The man was in front of her again in moments, but he brought the candle with him. Audrie's voice grew high and strained when she saw his face in the light for the first time. His red goggles were fastened to his face by leather bands that were wrapped entirely around his head, so that not a single inch of his skin was exposed to the air. He wore skin-tight leather armor around his body, fastened with buckles and snares. The only features Audrie could see were his eyes, glaring with intense hatred from behind his red-tinted goggles.
“I could have let only you die once I had what I came for,” he said, his voice calm despite the rage pouring from his glare. “But now you force my hand. No one may know where I go to follow me. And no one will.” With that, he held out the candle, tipped it sideways, and lit the books around Audrie aflame.
Audrie struggled against the chain as he walked away, preparing his dagger for what she could only assume would be the deaths of everyone she had known for the last twelve years. The pages around her caught the flames quickly, thirsting for those fiery tongues to quench their dry skin. Heat rippled from the inferno and Audrie began to grow short of breath.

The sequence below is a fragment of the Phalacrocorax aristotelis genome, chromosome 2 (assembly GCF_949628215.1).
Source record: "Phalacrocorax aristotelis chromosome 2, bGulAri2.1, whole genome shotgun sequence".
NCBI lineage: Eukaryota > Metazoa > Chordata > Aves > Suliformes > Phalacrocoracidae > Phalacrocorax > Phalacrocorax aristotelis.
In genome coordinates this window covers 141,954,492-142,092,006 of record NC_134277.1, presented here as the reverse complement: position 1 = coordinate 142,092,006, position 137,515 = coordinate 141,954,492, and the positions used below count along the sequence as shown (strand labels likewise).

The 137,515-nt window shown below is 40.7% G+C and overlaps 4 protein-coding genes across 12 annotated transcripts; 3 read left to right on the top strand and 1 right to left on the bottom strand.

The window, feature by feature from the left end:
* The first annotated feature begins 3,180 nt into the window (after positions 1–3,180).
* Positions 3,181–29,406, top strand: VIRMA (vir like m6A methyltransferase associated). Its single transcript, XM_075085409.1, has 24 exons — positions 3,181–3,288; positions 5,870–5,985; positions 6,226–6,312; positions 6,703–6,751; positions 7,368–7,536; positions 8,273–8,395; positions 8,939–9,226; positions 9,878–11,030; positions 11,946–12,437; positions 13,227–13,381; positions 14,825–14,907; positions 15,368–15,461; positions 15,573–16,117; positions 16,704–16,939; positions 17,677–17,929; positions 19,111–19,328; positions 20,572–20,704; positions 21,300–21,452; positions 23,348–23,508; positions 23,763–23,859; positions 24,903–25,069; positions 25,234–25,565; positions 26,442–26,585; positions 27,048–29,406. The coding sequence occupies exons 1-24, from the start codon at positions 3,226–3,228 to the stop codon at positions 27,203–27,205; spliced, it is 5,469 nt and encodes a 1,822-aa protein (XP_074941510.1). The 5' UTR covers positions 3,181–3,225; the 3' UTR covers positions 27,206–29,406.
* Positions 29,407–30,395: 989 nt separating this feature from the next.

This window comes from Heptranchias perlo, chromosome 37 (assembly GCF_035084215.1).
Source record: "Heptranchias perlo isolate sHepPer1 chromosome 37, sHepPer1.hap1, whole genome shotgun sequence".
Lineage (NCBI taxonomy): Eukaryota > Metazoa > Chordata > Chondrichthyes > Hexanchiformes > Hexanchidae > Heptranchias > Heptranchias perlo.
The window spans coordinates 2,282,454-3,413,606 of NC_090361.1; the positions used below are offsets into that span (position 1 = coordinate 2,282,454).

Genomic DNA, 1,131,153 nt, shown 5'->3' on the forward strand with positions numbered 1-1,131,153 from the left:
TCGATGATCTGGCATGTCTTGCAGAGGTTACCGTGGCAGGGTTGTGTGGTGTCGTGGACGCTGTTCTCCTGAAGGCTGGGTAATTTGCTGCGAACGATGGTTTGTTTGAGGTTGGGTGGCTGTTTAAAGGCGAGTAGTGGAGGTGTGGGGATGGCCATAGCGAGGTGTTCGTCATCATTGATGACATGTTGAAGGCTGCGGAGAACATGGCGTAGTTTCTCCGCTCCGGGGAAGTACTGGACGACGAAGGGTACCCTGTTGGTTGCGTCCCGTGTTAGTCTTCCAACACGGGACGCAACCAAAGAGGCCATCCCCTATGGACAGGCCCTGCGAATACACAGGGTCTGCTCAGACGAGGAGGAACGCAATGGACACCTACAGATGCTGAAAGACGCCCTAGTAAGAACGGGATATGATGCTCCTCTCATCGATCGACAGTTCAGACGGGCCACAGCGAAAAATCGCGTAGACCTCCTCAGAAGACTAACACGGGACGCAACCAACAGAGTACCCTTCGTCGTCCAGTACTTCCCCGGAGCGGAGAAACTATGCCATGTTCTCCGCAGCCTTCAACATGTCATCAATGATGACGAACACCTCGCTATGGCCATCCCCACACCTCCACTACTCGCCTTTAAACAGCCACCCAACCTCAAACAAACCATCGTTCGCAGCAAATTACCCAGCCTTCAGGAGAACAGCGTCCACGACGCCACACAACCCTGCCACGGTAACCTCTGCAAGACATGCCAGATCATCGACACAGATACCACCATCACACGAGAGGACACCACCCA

She reached with her free hand up to her hair, and pulled out one of the pins that held it in a bun on the top of her head. She moved the pin to the lock on the chain, trying to move it slowly while every ounce of her mind was screaming for quick action. Amazingly, the lock snapped open and her wrist was free. Audrie scrambled through the flames, saw the dark blue of the storm outside, and jumped towards it.
Audrie landed outside, the heavy rain cooling her scorched skin but pelting at the scratches from the glass window. She thought about going around the front to warn everyone inside, then thought about running into the man and his dagger once again. She remembered the look in his red eyes, the pure anger, and she started running away from the monastery. She did not stop running until the burning building was far behind her, the smoke could not be seen behind the sheets of rain, and the flames could not be heard above the cruel howling of the wind.
Chapter 1, Mead >>
Chapter 1, Mead >>